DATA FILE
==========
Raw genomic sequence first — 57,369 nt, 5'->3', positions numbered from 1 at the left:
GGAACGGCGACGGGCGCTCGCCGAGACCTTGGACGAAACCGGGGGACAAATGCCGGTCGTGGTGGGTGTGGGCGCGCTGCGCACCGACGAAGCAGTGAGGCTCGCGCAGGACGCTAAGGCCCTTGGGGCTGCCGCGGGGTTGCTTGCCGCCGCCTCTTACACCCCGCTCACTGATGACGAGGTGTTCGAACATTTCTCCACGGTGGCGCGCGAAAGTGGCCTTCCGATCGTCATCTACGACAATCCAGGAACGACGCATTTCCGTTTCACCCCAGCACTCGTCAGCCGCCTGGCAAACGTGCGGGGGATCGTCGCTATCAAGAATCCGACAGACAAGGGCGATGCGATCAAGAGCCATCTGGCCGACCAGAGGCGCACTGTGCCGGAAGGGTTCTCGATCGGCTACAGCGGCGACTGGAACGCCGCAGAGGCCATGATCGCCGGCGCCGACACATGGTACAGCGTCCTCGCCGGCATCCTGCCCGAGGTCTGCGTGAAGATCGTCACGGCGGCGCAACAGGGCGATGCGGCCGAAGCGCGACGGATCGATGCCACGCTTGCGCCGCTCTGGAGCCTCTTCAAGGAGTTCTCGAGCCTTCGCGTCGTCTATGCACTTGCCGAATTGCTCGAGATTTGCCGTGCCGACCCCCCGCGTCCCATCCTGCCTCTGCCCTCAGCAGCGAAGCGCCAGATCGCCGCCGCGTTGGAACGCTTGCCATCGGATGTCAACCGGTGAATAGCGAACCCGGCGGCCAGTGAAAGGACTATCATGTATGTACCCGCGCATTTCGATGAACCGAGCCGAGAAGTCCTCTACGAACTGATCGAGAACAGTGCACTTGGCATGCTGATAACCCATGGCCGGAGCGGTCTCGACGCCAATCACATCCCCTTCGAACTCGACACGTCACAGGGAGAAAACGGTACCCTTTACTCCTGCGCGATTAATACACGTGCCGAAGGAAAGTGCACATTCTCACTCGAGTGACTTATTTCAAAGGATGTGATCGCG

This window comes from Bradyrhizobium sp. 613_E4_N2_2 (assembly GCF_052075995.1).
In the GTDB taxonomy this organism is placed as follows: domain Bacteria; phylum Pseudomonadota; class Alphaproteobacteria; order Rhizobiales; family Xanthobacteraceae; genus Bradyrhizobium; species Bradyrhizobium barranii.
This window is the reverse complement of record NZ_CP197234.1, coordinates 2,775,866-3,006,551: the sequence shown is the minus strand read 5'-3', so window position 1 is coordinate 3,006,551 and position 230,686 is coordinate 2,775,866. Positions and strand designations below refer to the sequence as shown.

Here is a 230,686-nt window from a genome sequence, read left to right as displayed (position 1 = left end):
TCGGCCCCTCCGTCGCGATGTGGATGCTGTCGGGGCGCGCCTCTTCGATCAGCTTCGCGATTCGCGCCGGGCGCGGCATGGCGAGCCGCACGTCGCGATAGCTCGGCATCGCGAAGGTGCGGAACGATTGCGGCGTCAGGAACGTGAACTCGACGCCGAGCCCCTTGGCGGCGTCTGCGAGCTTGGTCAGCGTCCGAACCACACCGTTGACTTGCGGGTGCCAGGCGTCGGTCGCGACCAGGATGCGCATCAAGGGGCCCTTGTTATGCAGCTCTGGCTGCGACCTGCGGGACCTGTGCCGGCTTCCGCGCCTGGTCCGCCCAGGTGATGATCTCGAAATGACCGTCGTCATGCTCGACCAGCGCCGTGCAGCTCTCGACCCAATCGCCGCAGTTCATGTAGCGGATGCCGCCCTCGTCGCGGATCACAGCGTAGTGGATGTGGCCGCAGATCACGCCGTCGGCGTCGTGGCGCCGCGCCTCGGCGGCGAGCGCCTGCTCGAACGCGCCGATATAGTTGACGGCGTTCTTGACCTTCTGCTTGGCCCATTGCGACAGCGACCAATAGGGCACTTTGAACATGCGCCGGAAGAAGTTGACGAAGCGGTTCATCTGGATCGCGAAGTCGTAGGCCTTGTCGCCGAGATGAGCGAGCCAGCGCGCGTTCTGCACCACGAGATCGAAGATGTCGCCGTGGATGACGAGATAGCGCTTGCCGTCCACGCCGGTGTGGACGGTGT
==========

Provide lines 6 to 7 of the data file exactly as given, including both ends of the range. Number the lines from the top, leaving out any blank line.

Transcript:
Here is a 230,686-nt window from a genome sequence, read left to right as displayed (position 1 = left end):
TCGGCCCCTCCGTCGCGATGTGGATGCTGTCGGGGCGCGCCTCTTCGATCAGCTTCGCGATTCGCGCCGGGCGCGGCATGGCGAGCCGCACGTCGCGATAGCTCGGCATCGCGAAGGTGCGGAACGATTGCGGCGTCAGGAACGTGAACTCGACGCCGAGCCCCTTGGCGGCGTCTGCGAGCTTGGTCAGCGTCCGAACCACACCGTTGACTTGCGGGTGCCAGGCGTCGGTCGCGACCAGGATGCGCATCAAGGGGCCCTTGTTATGCAGCTCTGGCTGCGACCTGCGGGACCTGTGCCGGCTTCCGCGCCTGGTCCGCCCAGGTGATGATCTCGAAATGACCGTCGTCATGCTCGACCAGCGCCGTGCAGCTCTCGACCCAATCGCCGCAGTTCATGTAGCGGATGCCGCCCTCGTCGCGGATCACAGCGTAGTGGATGTGGCCGCAGATCACGCCGTCGGCGTCGTGGCGCCGCGCCTCGGCGGCGAGCGCCTGCTCGAACGCGCCGATATAGTTGACGGCGTTCTTGACCTTCTGCTTGGCCCATTGCGACAGCGACCAATAGGGCACTTTGAACATGCGCCGGAAGAAGTTGACGAAGCGGTTCATCTGGATCGCGAAGTCGTAGGCCTTGTCGCCGAGATGAGCGAGCCAGCGCGCGTTCTGCACCACGAGATCGAAGATGTCGCCGTGGATGACGAGATAGCGCTTGCCGTCCACGCCGGTGTGGACGGTGT